This blog entry has abbreviated/summarized this terrific presentation; most of the material has been covered in this blog in prior entries (can use search function to find additional relevant material) but still this was a useful review. Though not intentional, some important material is likely to have been omitted; in addition, transcription errors are possible as well.
Emerging Therapies in IBD –Dr. Gary Lichtenstein
Background: This lecture started with a review of current therapies. We have learned how to use our current therapies better. There still remain a large number of patients that face surgery with IBD; though there has been improvement (?50% reduction).
Issues with thiopurines were reviewed. May take 2-6 months to take effect, though monotherapy with thiopurines are fairly ineffective for Crohn’s disease as initial therapy.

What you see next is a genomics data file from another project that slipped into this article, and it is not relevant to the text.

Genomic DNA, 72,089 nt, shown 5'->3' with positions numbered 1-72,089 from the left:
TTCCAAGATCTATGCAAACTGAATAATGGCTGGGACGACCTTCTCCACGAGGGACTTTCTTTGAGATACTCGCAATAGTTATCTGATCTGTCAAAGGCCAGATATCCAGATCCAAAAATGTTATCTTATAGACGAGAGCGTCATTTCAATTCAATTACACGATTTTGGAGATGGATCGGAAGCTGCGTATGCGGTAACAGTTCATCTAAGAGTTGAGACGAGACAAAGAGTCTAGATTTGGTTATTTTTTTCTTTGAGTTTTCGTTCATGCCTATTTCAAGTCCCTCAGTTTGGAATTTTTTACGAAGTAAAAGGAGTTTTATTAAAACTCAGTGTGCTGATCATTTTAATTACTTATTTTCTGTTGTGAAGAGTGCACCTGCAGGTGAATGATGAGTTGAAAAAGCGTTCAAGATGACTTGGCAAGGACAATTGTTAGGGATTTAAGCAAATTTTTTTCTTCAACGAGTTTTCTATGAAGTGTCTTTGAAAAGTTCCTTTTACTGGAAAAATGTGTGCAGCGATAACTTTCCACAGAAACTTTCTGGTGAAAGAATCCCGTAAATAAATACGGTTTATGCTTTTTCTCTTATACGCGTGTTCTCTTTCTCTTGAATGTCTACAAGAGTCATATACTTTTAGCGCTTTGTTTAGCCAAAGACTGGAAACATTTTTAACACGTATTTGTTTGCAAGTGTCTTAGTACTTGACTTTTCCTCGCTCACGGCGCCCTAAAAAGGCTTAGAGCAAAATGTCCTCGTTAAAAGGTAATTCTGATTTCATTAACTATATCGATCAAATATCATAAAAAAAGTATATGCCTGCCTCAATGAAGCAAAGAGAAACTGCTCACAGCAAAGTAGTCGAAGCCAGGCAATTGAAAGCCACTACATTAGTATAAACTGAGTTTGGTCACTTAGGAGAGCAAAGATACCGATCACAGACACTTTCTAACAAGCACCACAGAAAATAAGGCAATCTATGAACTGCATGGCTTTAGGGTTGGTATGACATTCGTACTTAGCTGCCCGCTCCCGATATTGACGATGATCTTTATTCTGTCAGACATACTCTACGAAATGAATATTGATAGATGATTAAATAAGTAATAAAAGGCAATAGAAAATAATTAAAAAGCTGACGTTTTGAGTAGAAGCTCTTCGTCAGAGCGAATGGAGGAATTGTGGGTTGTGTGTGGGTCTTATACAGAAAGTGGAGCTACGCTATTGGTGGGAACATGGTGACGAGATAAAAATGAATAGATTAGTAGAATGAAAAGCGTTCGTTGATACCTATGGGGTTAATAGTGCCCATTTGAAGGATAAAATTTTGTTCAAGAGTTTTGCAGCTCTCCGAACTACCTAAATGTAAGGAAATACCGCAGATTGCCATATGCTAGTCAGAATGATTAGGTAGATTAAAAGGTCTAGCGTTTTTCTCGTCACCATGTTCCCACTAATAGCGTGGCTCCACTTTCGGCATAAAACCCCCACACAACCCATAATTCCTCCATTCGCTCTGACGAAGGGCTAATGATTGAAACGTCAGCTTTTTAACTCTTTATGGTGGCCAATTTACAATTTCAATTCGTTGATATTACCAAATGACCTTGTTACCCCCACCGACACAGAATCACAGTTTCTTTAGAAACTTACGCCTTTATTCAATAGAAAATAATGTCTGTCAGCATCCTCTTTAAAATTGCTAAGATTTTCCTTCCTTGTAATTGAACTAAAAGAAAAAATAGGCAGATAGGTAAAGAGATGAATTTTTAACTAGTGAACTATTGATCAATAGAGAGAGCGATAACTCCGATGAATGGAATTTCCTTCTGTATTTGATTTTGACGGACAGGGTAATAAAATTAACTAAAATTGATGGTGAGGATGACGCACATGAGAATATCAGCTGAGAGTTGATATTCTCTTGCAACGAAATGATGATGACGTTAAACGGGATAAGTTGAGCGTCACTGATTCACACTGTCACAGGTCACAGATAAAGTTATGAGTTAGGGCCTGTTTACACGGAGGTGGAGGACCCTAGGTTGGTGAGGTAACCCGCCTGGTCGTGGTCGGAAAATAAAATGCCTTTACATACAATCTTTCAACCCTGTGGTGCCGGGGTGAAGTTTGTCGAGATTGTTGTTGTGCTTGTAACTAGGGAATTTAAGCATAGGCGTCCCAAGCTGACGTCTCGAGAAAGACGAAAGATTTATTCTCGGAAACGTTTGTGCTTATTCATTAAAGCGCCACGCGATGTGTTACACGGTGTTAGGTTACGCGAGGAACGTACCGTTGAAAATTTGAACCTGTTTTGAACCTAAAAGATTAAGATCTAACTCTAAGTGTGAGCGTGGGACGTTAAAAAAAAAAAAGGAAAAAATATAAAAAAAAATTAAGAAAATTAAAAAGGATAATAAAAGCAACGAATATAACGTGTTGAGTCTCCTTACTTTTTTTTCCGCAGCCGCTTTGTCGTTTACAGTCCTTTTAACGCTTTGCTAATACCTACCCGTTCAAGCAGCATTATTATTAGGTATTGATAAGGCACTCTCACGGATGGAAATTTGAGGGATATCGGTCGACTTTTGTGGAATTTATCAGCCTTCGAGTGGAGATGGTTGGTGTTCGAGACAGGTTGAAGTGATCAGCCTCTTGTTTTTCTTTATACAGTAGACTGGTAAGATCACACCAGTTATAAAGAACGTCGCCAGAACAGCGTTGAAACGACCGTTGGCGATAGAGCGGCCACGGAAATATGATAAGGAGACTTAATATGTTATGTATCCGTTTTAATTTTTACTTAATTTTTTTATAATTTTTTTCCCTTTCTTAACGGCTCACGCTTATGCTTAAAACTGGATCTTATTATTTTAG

Leukocyte Trafficking Agents:
- AJM300 –oral agent. Initial safety data were fine.
- AMG 181
- Etrolizumab (Vermeire S Lancet 2014) –low rates of endoscopic healing, but better than placebo
Ozanimod (RPC1063) (oral agent, fairly rapid onset) causes S1P-r on lymphocytes to be internalized –more selective than Fingolimod. Good safety has been noted thus far. No notable cardiac problems. Infrequent elevations of transaminases; this issue will need to be followed.
Tofacitinib oral Janus Kinus (JAK) Inhibitor (Sanborn WJ et al. NEJM 2012; 367: 616-24). Dr. Lichtenstein thinks 10 mg will be recommended dose. Follow lipids. For UC
Mongerson related post: Mongerson -Phase II Data Available in NEJM | gutsandgrowth
Related article from GI & Hep News: Ustekinumab for complex Crohn’s from ECCO conference/UNITI-1 Study (n=741)
FMT. Further studies are needed